Yale University

private university in New Haven, Connecticut
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Yale University is a private university in New Haven. Founded in 1701, Yale is the third-oldest institution of higher education in the United States and is a member of the Ivy League.

Lux et veritas  (motto)
Yale University Shield 1
Yale Law School in the Sterling Law Building
Vanderbilt Hall at Yale university
Yale Campus from SSS roof
Richard Rummell's 1906 watercolor of the Yale campus, facing north

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  • On 25 July 1861, Yale became the first university in America to award the PhD degree. The first three PhDs were in physics, philosophy and psychology, and classics. The recipient of the classics PhD, Morris Whiton, took his final examinations in four subjects, including Sanskrit. Between 1859 and 1861, Whiton had 'concentrated his course work in one subject under one instructor, spending two hours weekly studying Sanskrit with the famous specialist William D. Whitney.' That one of the first three PhDs in America was awarded to a Sanskritist reiterates the importance of Sanskrit in the new academic curriculum introduced at Yale and reflects the prominent role of Sanskrit in the development of American higher education.
  • The students at Yale came from all different backgrounds and all parts of the country. Within months, I knew many of them.

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  • Transforming hereditary privilege into ‘merit,’ the existing system of educational selection, with the Big Three [Harvard, Princeton, and Yale] as its capstone, provides the appearance if not the substance of equality of opportunity. In so doing, it legitimates the established order as one that rewards ability over the prerogatives of birth. The problem with a ‘meritocracy,’ then, is not only that its ideals are routinely violated (though that is true), but also that it veils the power relations beneath it. For the definition of ‘merit,’ including the one that now prevails in America’s leading universities, always bears the imprint of the distribution of power in the larger society. Those who are able to define ‘merit’ will almost invariably possess more of it, and those with greater resources—cultural, economic and social—will generally be able to ensure that the educational system will deem their children more meritorious.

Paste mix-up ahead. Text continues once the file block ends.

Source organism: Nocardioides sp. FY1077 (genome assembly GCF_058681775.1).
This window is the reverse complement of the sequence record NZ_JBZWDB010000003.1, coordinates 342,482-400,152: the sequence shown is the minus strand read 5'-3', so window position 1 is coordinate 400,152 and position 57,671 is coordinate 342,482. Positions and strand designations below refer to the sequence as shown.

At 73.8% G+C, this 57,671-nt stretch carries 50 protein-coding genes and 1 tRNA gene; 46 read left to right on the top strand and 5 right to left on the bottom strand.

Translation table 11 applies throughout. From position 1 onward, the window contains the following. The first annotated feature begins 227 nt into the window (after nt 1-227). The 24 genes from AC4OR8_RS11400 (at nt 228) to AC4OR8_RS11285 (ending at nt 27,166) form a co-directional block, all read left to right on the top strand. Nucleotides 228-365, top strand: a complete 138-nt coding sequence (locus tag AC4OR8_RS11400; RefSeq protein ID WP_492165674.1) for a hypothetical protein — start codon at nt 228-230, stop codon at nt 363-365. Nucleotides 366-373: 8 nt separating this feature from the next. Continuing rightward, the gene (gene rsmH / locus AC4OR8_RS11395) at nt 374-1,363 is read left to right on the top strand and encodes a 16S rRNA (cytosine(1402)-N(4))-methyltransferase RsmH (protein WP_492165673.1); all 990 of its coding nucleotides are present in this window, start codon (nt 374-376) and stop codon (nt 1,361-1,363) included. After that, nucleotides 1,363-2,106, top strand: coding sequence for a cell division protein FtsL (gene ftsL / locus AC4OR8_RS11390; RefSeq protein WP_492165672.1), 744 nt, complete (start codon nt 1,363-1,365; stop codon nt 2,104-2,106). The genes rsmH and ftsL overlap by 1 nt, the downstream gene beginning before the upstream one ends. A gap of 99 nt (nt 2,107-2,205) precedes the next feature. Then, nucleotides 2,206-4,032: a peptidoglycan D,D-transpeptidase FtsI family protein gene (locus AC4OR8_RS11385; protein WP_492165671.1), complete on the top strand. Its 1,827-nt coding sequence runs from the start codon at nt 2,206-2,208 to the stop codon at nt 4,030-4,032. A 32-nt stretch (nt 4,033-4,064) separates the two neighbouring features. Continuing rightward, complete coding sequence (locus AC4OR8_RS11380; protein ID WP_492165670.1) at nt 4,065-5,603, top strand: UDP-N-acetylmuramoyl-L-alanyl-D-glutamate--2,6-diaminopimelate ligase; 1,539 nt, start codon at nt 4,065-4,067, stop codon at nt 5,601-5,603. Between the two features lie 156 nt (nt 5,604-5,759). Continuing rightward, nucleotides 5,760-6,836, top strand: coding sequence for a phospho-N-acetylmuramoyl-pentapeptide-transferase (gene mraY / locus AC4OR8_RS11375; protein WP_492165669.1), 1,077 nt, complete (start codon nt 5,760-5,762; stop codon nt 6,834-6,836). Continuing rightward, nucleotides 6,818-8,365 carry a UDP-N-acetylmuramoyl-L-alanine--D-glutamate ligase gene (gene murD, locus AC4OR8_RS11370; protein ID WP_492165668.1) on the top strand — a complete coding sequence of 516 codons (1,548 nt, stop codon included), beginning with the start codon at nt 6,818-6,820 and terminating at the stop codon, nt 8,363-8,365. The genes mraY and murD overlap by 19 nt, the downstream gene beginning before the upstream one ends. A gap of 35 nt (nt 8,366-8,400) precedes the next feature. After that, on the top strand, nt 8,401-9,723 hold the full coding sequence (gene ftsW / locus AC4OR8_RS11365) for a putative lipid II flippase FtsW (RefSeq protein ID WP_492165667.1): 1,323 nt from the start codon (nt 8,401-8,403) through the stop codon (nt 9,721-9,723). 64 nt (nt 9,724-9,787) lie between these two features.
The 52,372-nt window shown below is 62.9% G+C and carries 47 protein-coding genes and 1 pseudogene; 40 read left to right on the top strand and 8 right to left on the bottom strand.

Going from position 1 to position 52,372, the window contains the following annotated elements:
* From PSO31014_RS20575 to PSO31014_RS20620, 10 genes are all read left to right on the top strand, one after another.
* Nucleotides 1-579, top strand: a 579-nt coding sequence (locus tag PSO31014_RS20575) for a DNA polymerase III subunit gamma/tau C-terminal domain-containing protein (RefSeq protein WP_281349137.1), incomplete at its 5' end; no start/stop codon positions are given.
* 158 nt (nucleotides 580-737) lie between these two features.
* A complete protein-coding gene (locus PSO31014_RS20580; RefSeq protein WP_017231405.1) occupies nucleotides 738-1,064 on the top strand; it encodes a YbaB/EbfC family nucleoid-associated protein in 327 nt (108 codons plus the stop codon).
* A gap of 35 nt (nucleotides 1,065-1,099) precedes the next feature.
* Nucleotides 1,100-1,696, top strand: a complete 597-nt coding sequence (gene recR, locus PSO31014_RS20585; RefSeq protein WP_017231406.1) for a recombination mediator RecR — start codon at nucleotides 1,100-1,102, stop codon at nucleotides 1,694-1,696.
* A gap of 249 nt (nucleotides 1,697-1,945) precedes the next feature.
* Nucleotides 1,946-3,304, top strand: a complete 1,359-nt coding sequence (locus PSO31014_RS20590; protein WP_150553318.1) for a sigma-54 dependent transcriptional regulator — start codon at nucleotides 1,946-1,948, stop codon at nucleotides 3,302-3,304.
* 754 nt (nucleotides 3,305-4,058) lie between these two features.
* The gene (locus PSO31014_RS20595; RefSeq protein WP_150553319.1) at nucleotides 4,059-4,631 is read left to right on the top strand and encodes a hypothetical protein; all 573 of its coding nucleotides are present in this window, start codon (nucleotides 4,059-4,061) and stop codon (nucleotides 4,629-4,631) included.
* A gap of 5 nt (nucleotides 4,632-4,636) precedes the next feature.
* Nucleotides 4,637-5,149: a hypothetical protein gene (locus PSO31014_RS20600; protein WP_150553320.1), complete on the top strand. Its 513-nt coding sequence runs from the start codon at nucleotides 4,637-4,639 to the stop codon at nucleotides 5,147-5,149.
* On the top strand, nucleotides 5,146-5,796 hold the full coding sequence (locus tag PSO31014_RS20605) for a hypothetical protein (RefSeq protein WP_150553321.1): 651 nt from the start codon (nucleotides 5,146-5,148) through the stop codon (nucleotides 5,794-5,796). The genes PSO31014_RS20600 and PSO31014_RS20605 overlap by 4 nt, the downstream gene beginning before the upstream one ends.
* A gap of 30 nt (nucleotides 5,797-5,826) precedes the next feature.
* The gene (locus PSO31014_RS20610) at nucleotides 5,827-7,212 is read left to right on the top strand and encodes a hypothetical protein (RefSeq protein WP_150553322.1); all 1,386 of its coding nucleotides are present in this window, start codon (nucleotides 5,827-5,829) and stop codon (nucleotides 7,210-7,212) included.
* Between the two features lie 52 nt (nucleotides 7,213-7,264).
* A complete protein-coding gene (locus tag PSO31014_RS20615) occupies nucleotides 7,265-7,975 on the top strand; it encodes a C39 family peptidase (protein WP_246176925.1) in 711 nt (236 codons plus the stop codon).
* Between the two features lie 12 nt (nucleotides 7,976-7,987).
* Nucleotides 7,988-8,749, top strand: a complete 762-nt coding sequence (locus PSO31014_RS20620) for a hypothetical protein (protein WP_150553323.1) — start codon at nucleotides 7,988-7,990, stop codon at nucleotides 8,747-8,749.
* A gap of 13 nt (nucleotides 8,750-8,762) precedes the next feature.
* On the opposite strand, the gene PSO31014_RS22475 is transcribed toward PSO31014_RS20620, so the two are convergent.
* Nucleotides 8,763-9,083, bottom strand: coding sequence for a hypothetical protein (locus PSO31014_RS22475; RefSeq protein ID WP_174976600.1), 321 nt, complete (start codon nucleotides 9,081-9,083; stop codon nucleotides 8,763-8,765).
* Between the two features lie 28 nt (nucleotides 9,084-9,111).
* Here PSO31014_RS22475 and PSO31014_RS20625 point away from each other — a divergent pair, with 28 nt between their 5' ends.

• Jerome Karabel, The Chosen: The Hidden History of Admission and Exclusion at Harvard, Yale, and Princeton (Houghton Mifflin: 2005), pp. 549-550

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  • Ninety-one percent of Egyptian women have had their clitorises removed; 98% of Somalian women have. Ayaan Hirsi Ali grew up in Somalia and was one of them. She was scheduled to speak at Yale last week but the school's atheist organization, my people, complained that she "did no represent a totality of the ex-Muslim experience." Meaning what? That women like mutilation? You're atheists. You should be attacking religion, not siding with people who hold women down and violate them.

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  • Here I must inject a personal note—I never shed blood upon the field of Sidwell Friends, nor did I fight the battles of Yale Law. I am a miner's son, and my father was a self-made man who unmade himself during my youth. Education was not a family legacy, and my kin belonged to the United Mine Workers of America, not to Skull and Bones. My forebears fought this country's wars from the bottom ranks, and I began my own military career as a private. I have felt the full arrogance of those to whom much was given, and personally, wish that I might come to bury the elite, not to praise them. Yet, those who would rise need examples to emulate. It grates on me to write it, but our military needs a return of the nation's elite to the officer corps, to the extent that a traditional elite, with its spotty but essential ideals of service, still exists.
    • Ralph Peters, autobiographical aside from Beyond Terror, p. 319. Originally part of an essay entitled "Hucksters in Uniform" which appeared in the May 1999 edition of The Washington Monthly.

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